As he sails along through the tempestuous sea of this world towards his eternal haven of rest, he hath many temporal affairs in his company, but he is specially careful that they keep their distance, and strike sail through the whole voyage.
If the other calls upon his time will not keep to their place, then they simply must go. The applicable story of Hagar is found in Genesis 21:
If his worldly businesses offer, like Hagar, to jostle or quarrel for pre-eminence with their superior, religion, he will, if possible, chide them into subjection, and cause them to submit; but rather cast them out than suffer them to usurp authority over their mistress.
That is a rather complicated series of clauses:
If his worldly businesses offer,
to jostle or quarrel for pre-eminence
with their superior,
chide them into subjection,
and cause them to submit;
but rather cast them out
than suffer them to usurp authority over their mistress.
He then enters into a counter argument, although this is not clearly explained. If someone follows in godliness, but does not really have a desire for it, will follow after distractions. The Gadarenes: In Matthew 8, Jesus, in the land of the Gadarenes, heals a man filled with demons. The demons move from the man into the swine. The people of the land are more upset by the death of the pigs, than they are pleased with the salvation of a man:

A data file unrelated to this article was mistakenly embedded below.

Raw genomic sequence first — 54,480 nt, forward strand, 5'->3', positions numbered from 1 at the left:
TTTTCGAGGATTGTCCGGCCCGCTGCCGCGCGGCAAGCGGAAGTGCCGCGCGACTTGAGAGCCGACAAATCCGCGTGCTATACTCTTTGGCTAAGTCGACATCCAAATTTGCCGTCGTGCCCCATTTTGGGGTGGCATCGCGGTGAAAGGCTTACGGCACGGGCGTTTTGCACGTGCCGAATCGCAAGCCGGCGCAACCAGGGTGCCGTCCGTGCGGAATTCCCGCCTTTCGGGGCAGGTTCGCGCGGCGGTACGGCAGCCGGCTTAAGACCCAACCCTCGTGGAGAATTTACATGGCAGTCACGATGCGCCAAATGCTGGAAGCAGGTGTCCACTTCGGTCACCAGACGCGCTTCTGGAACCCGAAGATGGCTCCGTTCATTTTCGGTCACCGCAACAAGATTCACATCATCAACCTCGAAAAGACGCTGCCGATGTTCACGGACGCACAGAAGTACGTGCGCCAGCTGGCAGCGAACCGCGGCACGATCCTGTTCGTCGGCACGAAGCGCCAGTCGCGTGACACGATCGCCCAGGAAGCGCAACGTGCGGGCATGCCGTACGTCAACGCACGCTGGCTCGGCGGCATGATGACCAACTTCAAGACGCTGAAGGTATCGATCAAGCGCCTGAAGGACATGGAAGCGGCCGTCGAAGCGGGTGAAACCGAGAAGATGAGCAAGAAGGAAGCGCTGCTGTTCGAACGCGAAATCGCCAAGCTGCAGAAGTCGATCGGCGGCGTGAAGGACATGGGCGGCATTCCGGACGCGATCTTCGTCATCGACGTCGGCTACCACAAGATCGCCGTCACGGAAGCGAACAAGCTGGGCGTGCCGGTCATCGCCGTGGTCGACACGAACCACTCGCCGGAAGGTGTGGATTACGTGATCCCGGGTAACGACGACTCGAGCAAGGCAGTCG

He that minds religion by the by, will, if other things intervene, put it back, and be glad of an excuse to waive that company, to which he hath no love; nay, he doth in the whole course of his life prefer his swine, as the Gadarenes, before his soul; set the servant on horseback and suffer the master to go on foot.
He here uses three illustrations from Scripture. This was a common use of Scripture as illustration among the Puritans. But what needs to be noted is that the passages are not used as prooftexts or as exegesis:
In the first, just as a hardhearted wealthy man ignores the life of the poor and speaks rudely to him. This images works well for his point. The second involves Jacob (Gen. 48) where he blesses the second-born over the first born, and so one who prioritizes anything over godliness has their priorities in the wrong order. The second image is not as successful, because Jacob’s decision was the correct one in his case. The third is an oblique reference to Esau
His voice to religion is like the Jews’ to the poor man in vile raiment, ‘Stand thou there, or sit thou here under my footstool;’ and his words to the world are like theirs to the man in goodly apparel, ‘Come up hither, or sit thou here in a good place,’ James 2:2, 3.
He doth, like Jacob, lay the right hand of his care and diligence upon the youngest son, the body, and the left hand upon the first-born, the soul.
That which was Esau’s curse is esteemed by him as a blessing, that the elder serves the younger:
Swinnock ends the three illustrations with a characterization of one who leaves off godliness. The first element is the stupidity of preferring the lesser before the greater; the last three elements all involve his rebellion against God:
so unwise as to esteem lying vanities before real mercies;
often so unworthy as to forget God,
[a]whosoever he remembereth;
and so uncivil at best as to give God the world’s leavings,
and to let the almighty Creator dance attendance till he pleaseth to be at leisure.
What this practice looks like: